Few discussions surrounding the use of drugs in US horse racing arise without mention of the race-day medication Furosemide. An anti-bleeding medication, commonly called Lasix or Salix, it is arguably the principal drug that differentiates the US medication regime from other major racing jurisdictions.
Elsewhere in the world, almost uniformly, race-day medications are banned.
It is at the heart of the latest anti-medication proposal – a push to incrementally phase out Lasix in the US, prohibiting its use in two-year-old races next year with a view to expanding the ban to encompass all races the year after.
The proposal was endorsed by 25 prominent trainers such as Todd Pletcher and Richard Mandella, as well as Breeders’ Cup officials Bill Farish and Craig Fravel; in a call to arms to other racecourses owners, Frank Stronach, whose Stronach Group owns six US racecourses, urged a collective ban of Lasix at all tracks.
Stronach subsequently announced that he would offer a series of Lasix-free two-year-old races next year at Gulfstream Park, a racecourse under the Stronach Group banner.
The Pletcher-led proposal drew fire from the opposing camp. Rick Violette, president of the New York Thoroughbred Horsemen’s Association, argued that “the vast majority of horses bleed” and that “Lasix is the safest and most effective treatment we have available to treat this condition”. His was not a solitary voice – the majority of horsemen’s organisations in the US united against a Lasix ban.
What has largely defined this long-standing tug-of-war is the belief by most on either side of the table that theirs’ is the stance more aligned with horse welfare – that to ban a drug that has been proven to be effective in treating bleeders is as cruel and dangerous to racehorses as it is to administer it. But after years of intractability the latest proposal, with its ringing endorsement from so many figures in the racing war cabinet, appears to be one of the most significant pushes yet for Lasix reform.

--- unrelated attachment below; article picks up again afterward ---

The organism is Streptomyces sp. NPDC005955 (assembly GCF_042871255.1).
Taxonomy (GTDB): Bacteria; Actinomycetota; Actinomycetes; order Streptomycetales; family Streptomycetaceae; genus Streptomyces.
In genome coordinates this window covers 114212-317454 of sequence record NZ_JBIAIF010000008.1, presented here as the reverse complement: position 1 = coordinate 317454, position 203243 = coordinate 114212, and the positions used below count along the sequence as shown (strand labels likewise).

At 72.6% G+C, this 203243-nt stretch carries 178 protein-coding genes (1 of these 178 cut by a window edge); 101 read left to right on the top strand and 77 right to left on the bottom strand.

Nevertheless, with more than 90% of North American racehorses given the drug before competing, the winds of change will have to blow with some force before wholesale changes to the race-day medication rules can be brought about.
Racehorses are unique, in that they are one of very few animals known to suffer Exercise Induced Pulmonary Hemorrhage (EIPH) (more commonly referred to as bleeding), Professor Ken Hinchcliff, dean of veterinary and agricultural sciences at the University of Melbourne and co-author of a series of comprehensive studies in recent years looking into the effects of Lasix on racehorses, told the Guardian. One of the causes of EIPH is a four-fold increase in pulmonary blood pressure when horses exercise or compete.
“If you take a horse out and exercise it, then the blood pressure leading from the artery on the right side of the heart to the lungs increases from about 25mm of mercury [pressure] to about 100mm of pressure,” he said. “You don’t see anything like this in humans, for example.”
This marked increase in pulmonary pressure means that small capillaries in such horses’ lungs are prone to rupture, said Paul Morley, professor of epidemiology and biosecurity at Colorado State University and co-author with Hinchcliff on a number of studies.
“It’s in those capillaries next to the alveoli near the bottom of the lungs that the best evidence suggests EIPH related bleeding occurs there,” he said, agreeing with Hinchcliff’s assessment concerning the rare biological mechanics of thoroughbreds. “Through a ‘contraction’ of the spleen, they are able to increase their numbers of oxygen-carrying red cells dramatically over what other species can do when exercising.